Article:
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DDC Monitoring option for 780 Handheld Test Instrument for HDMI now available

Sequoia Technology, today announced the release of an Auxiliary Channel Analyzer (ACA) feature on the 780 Handheld Test Instrument for HDMI. The 780 is a battery powered, portable multimedia A/V signal generator and analyzer that can quickly check the HDMI digital ports on HDMI 1.3 devices such as HDTVs, projectors, repeaters, A/V receivers, players, set-top-boxes, etc.

The 780 instrument's optional Auxiliary Channel Analyzer (ACA) feature is available in two configurations: 1) for monitoring DDC channel(s) and hot plug detect while emulating an HDMI source or sink device (available now); 2) for passive monitoring ("sniffing") DDC channel(s), hot plug detect lines, and CEC buses (available soon). The ability to passively monitor two separate sets of auxiliary data is especially useful for analyzing interoperability problems in an HDMI system comprised of three devices (source, repeater and sink).

The ACA feature enables installers, lab technicians and engineers to monitor DDC transactions such as HDCP and EDID as well as hot plug related events while emulating device(s) in the HDMI system. Since the 780 can emulate a known-good source and/or a known-good sink, operators can sequentially substitute for each device in the system to isolate an interoperability problem. The 780 can even monitor on both sides of a repeater device while emulating both the source and sink devices for trouble isolation.

With the 780 ACA passive monitoring capabilities, users can connect to an HDMI system to passively monitor each side of a repeater device such as an A/V receiver. The 780's ACA feature offers the additional flexibility to monitor passively on one side of an HDMI system while emulating an HDMI device and monitoring its transactions on the other side. For example, the 780 can emulate a set top box (STB) connected to the input side of an A/V receiver and monitor on the output side of the A/V receiver between it and the HDTV. Alternatively, troubleshooting personnel can emulate the HDTV connected to the output side of an A/V receiver while passively monitoring the upstream side between the STB and the input of the A/V receiver. In each case, the two sides of the HDMI-HDCP system transactions--upstream and downstream--are shown interleaved on the 780 GUI to provide an integrated view.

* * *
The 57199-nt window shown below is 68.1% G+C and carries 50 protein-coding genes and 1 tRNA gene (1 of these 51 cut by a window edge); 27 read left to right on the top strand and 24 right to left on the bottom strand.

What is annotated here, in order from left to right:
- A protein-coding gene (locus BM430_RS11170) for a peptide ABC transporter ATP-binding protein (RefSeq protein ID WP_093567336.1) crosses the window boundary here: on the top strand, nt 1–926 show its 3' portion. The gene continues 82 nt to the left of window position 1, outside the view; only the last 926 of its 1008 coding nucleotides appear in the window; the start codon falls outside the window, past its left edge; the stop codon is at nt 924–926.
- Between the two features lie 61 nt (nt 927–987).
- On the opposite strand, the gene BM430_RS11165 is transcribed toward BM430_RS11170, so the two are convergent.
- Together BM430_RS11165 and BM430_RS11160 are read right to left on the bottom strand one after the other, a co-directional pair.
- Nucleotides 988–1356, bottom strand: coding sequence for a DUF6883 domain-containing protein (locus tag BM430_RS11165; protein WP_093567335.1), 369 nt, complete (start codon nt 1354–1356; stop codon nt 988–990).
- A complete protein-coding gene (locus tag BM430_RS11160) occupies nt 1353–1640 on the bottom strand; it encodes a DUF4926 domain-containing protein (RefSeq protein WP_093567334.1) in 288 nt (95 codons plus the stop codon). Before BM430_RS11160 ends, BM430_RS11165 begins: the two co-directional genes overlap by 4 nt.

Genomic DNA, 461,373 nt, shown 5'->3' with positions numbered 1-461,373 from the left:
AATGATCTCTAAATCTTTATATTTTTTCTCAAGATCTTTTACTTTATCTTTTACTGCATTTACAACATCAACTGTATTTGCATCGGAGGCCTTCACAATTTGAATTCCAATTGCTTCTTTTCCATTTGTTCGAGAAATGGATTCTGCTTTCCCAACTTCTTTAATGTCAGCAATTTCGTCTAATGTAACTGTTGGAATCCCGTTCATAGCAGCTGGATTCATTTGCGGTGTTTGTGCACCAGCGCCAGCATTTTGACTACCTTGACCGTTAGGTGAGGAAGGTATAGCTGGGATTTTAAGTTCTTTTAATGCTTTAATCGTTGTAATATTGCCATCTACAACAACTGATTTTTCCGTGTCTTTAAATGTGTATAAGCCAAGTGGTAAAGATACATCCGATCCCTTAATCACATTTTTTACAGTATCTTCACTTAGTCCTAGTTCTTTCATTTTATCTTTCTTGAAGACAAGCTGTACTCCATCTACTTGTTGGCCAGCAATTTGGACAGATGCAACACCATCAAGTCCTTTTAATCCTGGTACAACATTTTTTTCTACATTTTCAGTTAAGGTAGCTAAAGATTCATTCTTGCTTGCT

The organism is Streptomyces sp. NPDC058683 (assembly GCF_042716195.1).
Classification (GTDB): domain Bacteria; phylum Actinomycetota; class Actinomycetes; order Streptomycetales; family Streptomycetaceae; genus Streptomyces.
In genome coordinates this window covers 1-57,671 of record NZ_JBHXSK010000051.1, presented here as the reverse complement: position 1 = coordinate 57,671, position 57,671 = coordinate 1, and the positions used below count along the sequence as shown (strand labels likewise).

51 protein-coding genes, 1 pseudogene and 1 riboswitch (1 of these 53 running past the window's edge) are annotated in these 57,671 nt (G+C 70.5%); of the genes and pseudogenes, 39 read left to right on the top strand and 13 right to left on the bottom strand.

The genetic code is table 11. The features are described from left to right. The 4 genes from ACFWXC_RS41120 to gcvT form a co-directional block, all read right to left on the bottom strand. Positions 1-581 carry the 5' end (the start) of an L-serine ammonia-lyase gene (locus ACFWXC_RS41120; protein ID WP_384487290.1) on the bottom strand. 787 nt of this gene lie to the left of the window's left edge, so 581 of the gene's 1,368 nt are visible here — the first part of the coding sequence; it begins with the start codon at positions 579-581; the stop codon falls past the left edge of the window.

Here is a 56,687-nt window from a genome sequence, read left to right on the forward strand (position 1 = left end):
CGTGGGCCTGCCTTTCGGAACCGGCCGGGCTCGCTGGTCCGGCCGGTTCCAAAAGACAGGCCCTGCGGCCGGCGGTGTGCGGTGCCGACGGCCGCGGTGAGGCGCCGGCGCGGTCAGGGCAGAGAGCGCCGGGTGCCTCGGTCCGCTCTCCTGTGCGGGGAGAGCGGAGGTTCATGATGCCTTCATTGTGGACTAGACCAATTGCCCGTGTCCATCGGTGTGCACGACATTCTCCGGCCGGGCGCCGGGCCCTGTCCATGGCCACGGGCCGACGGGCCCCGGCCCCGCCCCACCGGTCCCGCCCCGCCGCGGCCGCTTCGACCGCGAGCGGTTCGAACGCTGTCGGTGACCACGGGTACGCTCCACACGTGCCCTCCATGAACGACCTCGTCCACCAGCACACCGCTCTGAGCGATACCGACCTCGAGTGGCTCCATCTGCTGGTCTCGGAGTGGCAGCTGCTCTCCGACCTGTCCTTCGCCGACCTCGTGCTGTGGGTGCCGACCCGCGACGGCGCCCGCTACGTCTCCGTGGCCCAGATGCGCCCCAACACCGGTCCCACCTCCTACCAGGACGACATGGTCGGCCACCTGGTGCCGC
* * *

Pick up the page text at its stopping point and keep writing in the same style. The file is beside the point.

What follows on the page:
The ability to substitute for each device in an HDMI system, one by one, while emulating a known-good device and monitoring all transactions--upstream and downstream--is critical for troubleshooting HDMI interoperability problems especially when you can passively monitor one side of the HDMI system and emulate the other side.

The DDC transactions, CEC messages and hot plug events are decoded and presented sequentially on the 780's colour display. Operators can highlight a transaction and view its details in human readable text. Users can save a trace file and export it to a PC for dissemination to colleagues and subject matter experts for further analysis on the standalone ACA application available free from the Quantum Data website.

The 780 combines versatility, portability with ease of use and at an attractive price. Whether in the development lab or out in the field, the 780 is an ideal tool for investigating interoperability problems or conducting routine testing of sources and sinks. Existing customers can get their 780 upgraded - contact Sequoia Technology Ltd for ordering, upgrading and pricing information.

Sequoia has a demonstration unit that can be shown to anyone interested in this product.